Proprietary Technology

AAA

DEFINITION of 'Proprietary Technology'

A process, tool, system or similar item that is the property of a business or an individual and provides some sort of benefit or advantage to the owner. Companies that are able to develop useful proprietary technologies in-house are rewarded with a valuable asset: they can either use it exclusively or profit from the sale of licensing of their technology to other parties.

INVESTOPEDIA EXPLAINS 'Proprietary Technology'

For example, let's say a biotech company successfully develops a new drug to treat a major disease. By patenting the process, method and end result of the drug, the company is able to reap substantial rewards from its efforts to develop its proprietary technology.

In some industries, proprietary technologies are a key determinant of success. As a result, they are guarded closely within a corporation and are protected legally by patents and copyrights.

RELATED TERMS
  1. Absolute Advantage

    The ability of a country, individual, company or region to produce ...
  2. Rate Of Adoption

    The number of members of a society who start using a new technology ...
  3. Visual Basic For Applications - ...

    A computer programming language developed by Microsoft which ...
  4. Crowdsourcing

    A method of acquiring news about current events. Crowdsourcing ...
  5. Non-Competition Agreement

    A legal agreement in which one party is restricted from working ...
  6. Comparative Advantage

    The ability of a firm or individual to produce goods and/or services ...
RELATED FAQS
  1. What are the elements of an effective value proposition?

    In the modern world’s ultra-competitive marketplace, a critical factor in determining the success of a company is how good ... Read Full Answer >>
  2. What is an economic moat?

    The term economic moat, coined and popularized by Warren Buffett, refers to a business' ability to maintain competitive advantages ... Read Full Answer >>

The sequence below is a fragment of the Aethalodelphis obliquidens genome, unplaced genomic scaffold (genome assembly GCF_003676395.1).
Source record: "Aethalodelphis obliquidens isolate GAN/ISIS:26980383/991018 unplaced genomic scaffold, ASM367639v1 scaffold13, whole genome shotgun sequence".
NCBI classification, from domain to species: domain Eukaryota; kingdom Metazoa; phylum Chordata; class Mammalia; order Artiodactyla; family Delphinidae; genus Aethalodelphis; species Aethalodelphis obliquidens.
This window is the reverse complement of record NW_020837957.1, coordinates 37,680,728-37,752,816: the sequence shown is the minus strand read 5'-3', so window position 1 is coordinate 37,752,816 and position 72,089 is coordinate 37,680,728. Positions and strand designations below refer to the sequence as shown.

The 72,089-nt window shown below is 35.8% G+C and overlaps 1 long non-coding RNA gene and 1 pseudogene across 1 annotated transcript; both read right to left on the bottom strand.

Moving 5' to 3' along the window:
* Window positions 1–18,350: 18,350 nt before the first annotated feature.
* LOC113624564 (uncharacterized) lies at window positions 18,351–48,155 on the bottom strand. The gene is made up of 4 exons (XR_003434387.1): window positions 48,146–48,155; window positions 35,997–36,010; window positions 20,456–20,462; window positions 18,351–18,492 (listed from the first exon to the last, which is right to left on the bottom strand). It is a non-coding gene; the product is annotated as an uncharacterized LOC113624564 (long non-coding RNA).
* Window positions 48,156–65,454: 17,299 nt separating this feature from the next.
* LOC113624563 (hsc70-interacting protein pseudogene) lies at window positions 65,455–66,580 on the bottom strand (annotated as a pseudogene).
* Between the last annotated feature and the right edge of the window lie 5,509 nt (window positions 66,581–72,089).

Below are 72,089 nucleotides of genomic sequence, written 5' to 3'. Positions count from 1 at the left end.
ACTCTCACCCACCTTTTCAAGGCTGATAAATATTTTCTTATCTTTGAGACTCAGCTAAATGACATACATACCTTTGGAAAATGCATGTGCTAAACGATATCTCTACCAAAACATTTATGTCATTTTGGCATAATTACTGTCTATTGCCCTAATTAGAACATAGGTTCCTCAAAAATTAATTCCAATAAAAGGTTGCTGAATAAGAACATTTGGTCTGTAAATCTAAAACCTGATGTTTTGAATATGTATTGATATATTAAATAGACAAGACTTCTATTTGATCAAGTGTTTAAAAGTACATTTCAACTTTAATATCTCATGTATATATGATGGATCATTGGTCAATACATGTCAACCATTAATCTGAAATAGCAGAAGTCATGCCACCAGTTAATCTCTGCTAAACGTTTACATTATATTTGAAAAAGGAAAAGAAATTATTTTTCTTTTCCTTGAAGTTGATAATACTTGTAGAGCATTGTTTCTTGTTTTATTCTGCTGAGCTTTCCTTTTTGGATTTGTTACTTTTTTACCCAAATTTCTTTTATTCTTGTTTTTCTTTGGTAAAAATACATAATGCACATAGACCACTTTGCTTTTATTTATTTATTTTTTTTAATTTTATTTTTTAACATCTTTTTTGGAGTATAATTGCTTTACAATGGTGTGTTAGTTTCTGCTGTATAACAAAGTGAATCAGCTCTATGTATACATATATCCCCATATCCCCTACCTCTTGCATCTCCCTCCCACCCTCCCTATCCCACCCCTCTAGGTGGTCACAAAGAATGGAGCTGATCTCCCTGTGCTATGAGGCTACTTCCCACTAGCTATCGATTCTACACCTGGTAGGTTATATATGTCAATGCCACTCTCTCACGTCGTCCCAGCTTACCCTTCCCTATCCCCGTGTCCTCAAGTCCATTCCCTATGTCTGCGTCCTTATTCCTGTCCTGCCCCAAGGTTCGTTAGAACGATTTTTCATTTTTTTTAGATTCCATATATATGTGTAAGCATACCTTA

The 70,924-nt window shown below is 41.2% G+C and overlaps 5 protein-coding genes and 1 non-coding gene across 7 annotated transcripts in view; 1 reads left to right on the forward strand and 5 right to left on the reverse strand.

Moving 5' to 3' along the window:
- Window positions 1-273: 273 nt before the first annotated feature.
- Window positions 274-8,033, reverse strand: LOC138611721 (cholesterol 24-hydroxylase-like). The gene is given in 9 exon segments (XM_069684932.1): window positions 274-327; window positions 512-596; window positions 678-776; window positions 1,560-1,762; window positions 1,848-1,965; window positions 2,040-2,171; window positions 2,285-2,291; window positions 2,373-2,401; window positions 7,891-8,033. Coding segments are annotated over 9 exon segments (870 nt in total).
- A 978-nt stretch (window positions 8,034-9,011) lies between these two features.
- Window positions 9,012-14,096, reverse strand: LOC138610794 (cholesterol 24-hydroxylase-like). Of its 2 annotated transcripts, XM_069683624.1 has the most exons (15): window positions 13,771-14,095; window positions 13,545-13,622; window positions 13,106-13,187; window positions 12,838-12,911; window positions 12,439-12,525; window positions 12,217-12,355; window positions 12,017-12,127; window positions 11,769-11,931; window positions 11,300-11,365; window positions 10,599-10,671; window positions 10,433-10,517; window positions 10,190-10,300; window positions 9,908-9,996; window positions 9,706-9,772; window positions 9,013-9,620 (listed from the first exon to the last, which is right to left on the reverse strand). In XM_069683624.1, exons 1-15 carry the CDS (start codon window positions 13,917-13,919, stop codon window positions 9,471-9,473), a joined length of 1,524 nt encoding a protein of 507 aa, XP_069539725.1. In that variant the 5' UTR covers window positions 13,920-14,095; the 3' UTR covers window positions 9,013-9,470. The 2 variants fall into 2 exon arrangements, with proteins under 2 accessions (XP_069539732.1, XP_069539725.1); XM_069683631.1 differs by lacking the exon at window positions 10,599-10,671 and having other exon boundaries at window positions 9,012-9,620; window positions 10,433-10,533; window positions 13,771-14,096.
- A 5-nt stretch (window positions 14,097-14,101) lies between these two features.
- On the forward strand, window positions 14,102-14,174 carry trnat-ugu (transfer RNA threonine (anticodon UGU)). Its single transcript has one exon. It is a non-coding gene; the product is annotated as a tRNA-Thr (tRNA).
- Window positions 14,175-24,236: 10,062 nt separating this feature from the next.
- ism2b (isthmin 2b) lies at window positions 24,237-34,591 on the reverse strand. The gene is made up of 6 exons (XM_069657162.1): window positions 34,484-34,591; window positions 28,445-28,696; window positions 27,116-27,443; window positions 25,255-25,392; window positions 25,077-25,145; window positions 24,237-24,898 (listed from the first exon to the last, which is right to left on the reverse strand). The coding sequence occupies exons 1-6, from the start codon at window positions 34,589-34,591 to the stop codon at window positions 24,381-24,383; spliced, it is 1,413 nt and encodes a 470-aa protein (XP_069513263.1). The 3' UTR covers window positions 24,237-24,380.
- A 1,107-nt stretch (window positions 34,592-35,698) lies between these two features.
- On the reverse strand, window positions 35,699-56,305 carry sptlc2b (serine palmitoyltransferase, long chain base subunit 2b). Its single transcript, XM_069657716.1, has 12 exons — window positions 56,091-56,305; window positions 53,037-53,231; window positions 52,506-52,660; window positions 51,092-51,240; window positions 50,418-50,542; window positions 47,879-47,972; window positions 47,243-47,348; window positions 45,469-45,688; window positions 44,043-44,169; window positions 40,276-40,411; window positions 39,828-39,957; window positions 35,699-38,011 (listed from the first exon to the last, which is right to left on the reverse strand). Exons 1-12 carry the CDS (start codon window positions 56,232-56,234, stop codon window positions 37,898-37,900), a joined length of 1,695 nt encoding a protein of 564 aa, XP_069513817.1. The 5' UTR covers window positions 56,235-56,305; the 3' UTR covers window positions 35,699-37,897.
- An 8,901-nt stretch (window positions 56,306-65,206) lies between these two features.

Related Articles
  1. Markets

    Intangible Assets Provide Real Value To Stocks

    Intangible assets don't appear on balance sheets, but they're crucial to judging a company's value.
  2. Markets

    Buying Into Corporate Research & Development (R&D)

    Investors take note: companies that cut research and development are in danger of saving today but losing big tomorrow.
  3. Investing

    What is Equity Financing?

    Companies that are short on cash may need financing to pay for short-term needs or long-term capital expenditures.
  4. Investing

    The Production Possibility Frontier (PPF)

    A production possibility frontier (PPF) is a range of answers to the question, “What is our maximum production capacity?”
  5. Investing

    The Motley Fool vs. TheStreet: Which Is Which?

    Motley Fool and TheStreet.com provide financial news and other investment services, but each has unique traits that will appeal to different users.
  6. Investing News

    Millennial Investing Techniques Are Changing The Game

    Millennials are taking advantage of social media and a variety of high-tech tools to plow their wealth into investment vehicles of their choice.
  7. Professionals

    What are Core Competencies?

    Core competencies are the essence of what a company does well. A business uses its core competencies to make and develop products, goods and services according to its company mission. Core competencies ...
  8. Personal Finance

    Indeed vs. LinkedIn

    There are a large number of employment websites to choose from and not all of them operate the same way, making finding a job online both time consuming and difficult.
  9. Investing

    Which Is Better For Me: MarketWatch Or Bloomberg?

    As part of a series comparing popular finance websites, Investopedia conducts an unbiased review of MarketWatch and Bloomberg.
  10. Professionals

    Types of Business Guidance Funded by Government

    To access the right type of advice and support for your business from a variety of government-funded services, know what's out there and what you need.

You May Also Like

Hot Definitions
  1. Loan-To-Value Ratio - LTV Ratio

    A lending risk assessment ratio that financial institutions and others lenders examine before approving a mortgage.
  2. DuPont Analysis

    A method of performance measurement that was started by the DuPont Corporation in the 1920s. With this method, assets are ...
  3. Asset Class

    A group of securities that exhibit similar characteristics, behave similarly in the marketplace, and are subject to the same ...
  4. Fiat Money

    Currency that a government has declared to be legal tender, but is not backed by a physical commodity. The value of fiat ...
  5. Interest Rate Risk

    The risk that an investment's value will change due to a change in the absolute level of interest rates, in the spread between ...
  6. Income Effect

    In the context of economic theory, the income effect is the change in an individual's or economy's income and how that change ...
Trading Center